Barns at the JB Anders Farm May 30, 2012

Barns at the JB Anders farm
(Second in The Historic Barns of Madison County Series)
Written by Nancy E. Anders
Appeared in The News Record & Sentinel May 30, 2012

Hanging from my arms on tier poles and “skinning the cat”, tunneling under towers of hay bales, searching for well-hidden chicken nests, finding sleepy kittens freshly washed by their mom and snuggling them to my nose to inhale that one-of-a-kind smell of newly washed kitten and dry orchard grass, those are the memories which come to mind when I think of our old barn.

The old barn is still standing, but has certainly changed from the original log structure. My daddy (JB Anders) always said the barn was built by my great-great grandfather, James Ray, better known as Red (for his hair color) or Reb (for fighting in the Civil War) Jim Ray. Daddy just called him Reb Jim.

Daddy bought our farm in the 1950s, not long after he and momma (Mildred England Anders) were married. He purchased it from his uncles on the Ray side of the family. They had no use for the farm and had allowed many of the buildings Reb Jim built to rot away.

Daddy said the barn was originally built for horses and you could tell this by the big logs which made the high entries to the stalls. He was proven right every time we tried to get mommas favorite milk cow, Yellowbud, to go into the stalls. She was not happy to drag her udder over those logs!

Over the years, the barn changed to reflect the economic and agricultural changes of my ancestors and of the lives of my immediate family. It started as a log structure with a small loft for hay and three stalls below the loft. It was probably built to house horses or mules which were used to clear the land. A trap door was built in the floor of the loft above each stall which allowed hay to be dropped into a feed rack located on the wall of each stall.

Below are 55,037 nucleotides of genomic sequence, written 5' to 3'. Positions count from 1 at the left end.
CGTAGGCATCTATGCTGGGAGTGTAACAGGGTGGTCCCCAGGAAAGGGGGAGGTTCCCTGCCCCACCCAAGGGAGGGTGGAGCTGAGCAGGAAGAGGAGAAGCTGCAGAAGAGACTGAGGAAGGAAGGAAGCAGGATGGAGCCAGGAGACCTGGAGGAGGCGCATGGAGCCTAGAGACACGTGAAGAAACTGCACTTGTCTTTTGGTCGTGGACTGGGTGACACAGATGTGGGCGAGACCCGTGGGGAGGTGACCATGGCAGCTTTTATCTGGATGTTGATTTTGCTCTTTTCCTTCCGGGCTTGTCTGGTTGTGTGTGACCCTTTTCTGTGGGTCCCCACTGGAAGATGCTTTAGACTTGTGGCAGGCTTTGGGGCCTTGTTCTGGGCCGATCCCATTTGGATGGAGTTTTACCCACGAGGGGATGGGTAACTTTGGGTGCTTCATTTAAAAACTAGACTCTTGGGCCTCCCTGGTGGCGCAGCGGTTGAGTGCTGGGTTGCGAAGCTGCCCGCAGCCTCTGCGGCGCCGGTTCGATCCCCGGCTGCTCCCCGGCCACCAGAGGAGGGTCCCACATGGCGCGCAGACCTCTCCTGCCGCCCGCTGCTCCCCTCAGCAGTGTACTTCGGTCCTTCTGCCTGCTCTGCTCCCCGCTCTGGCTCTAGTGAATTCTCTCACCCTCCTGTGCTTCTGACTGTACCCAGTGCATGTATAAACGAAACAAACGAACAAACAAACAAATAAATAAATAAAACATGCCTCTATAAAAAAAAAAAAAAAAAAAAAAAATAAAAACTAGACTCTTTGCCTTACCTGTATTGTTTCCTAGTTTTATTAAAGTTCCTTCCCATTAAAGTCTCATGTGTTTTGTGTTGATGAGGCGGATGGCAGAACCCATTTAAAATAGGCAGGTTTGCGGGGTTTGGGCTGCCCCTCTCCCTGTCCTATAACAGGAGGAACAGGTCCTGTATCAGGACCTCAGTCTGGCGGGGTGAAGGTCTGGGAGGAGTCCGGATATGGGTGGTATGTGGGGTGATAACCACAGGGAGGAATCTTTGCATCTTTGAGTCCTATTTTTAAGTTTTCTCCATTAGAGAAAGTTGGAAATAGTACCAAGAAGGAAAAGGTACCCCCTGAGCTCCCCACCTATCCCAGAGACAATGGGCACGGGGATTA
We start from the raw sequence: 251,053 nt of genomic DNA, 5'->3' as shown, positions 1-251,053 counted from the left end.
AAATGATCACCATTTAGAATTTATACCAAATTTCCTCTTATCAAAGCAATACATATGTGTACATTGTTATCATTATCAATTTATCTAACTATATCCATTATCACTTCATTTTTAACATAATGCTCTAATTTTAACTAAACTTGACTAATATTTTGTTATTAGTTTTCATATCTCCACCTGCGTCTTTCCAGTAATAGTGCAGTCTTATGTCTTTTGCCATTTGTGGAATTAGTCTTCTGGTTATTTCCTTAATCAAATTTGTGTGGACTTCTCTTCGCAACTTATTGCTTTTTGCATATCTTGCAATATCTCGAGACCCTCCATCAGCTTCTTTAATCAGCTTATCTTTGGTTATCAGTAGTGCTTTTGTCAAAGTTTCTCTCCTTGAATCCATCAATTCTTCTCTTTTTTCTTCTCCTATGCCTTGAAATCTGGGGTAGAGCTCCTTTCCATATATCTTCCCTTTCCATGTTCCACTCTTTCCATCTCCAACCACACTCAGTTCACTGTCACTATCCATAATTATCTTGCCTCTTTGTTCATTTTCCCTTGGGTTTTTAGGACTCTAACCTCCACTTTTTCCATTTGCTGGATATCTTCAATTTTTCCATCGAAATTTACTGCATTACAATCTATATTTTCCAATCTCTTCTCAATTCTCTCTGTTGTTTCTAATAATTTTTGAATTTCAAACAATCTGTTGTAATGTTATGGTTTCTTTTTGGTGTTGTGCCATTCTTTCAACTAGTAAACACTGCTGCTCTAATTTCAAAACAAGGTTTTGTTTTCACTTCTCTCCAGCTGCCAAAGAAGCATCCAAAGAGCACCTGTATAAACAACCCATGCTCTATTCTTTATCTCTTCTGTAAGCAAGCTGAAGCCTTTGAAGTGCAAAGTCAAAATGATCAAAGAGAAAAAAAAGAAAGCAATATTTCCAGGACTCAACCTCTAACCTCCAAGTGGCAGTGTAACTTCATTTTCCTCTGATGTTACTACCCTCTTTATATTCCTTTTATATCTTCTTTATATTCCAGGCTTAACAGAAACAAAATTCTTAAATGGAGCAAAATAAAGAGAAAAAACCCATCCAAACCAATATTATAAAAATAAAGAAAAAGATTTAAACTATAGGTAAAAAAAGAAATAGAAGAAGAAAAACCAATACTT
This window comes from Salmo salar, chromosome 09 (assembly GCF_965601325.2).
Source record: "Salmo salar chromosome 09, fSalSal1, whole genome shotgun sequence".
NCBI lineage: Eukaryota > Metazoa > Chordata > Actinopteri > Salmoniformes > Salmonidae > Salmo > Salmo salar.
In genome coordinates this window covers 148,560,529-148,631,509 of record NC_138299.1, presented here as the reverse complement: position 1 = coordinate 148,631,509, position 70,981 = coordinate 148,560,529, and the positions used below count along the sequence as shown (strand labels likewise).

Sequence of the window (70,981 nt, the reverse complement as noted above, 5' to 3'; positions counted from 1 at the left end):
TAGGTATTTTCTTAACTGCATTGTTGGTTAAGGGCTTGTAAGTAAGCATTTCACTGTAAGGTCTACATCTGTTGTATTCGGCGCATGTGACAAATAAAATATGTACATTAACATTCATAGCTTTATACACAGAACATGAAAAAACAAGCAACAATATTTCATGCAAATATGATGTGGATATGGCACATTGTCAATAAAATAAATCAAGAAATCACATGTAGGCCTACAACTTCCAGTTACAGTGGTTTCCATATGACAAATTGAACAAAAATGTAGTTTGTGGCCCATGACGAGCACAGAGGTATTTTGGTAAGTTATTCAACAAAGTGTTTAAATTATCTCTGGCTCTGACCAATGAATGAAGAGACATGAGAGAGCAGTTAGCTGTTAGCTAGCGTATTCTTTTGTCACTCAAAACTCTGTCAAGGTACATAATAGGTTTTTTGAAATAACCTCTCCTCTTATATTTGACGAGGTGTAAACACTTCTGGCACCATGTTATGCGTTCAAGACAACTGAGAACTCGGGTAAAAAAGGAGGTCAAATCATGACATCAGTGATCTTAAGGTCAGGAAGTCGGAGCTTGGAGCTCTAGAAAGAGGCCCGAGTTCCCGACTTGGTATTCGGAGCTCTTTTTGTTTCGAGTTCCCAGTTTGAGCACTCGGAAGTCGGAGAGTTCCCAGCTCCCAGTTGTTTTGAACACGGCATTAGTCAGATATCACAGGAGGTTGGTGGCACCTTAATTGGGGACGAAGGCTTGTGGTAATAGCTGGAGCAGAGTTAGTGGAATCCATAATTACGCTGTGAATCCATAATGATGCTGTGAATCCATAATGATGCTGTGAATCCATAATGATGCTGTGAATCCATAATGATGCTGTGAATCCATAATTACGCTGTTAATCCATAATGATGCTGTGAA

When Burley tobacco began to be grown, the loft was raised and tier poles added to hang the tobacco. Raising cattle became profitable and outer cow sheds were added. As more land was tilled, more tier poles were added to the top of one cow shed to accommodate more tobacco. When daddy began raising hogs and sheep, the stalls were altered to accommodate those animals.

The barn remained in full use until just a few years ago when Daddy got sick and no longer farmed. Gradually, the family began using the loft of the barn for storage. After daddy died, momma and I ripped off the wall of one of the sheds, replaced the supports and turned the shed into storage for wood for her basement heater.

I think Reb Jim would be pleased that a barn he built so long ago is still so much a vital part of his families’ lives. I love that old barn for the help it has been to my family, but mostly I love it for the memory of freshly washed kittens and orchard grass. Now if we could just bottle THAT scent, we would be rich!

If you have a story to tell about your historic barn, please contact Ross Young at the Extension office (649-2411).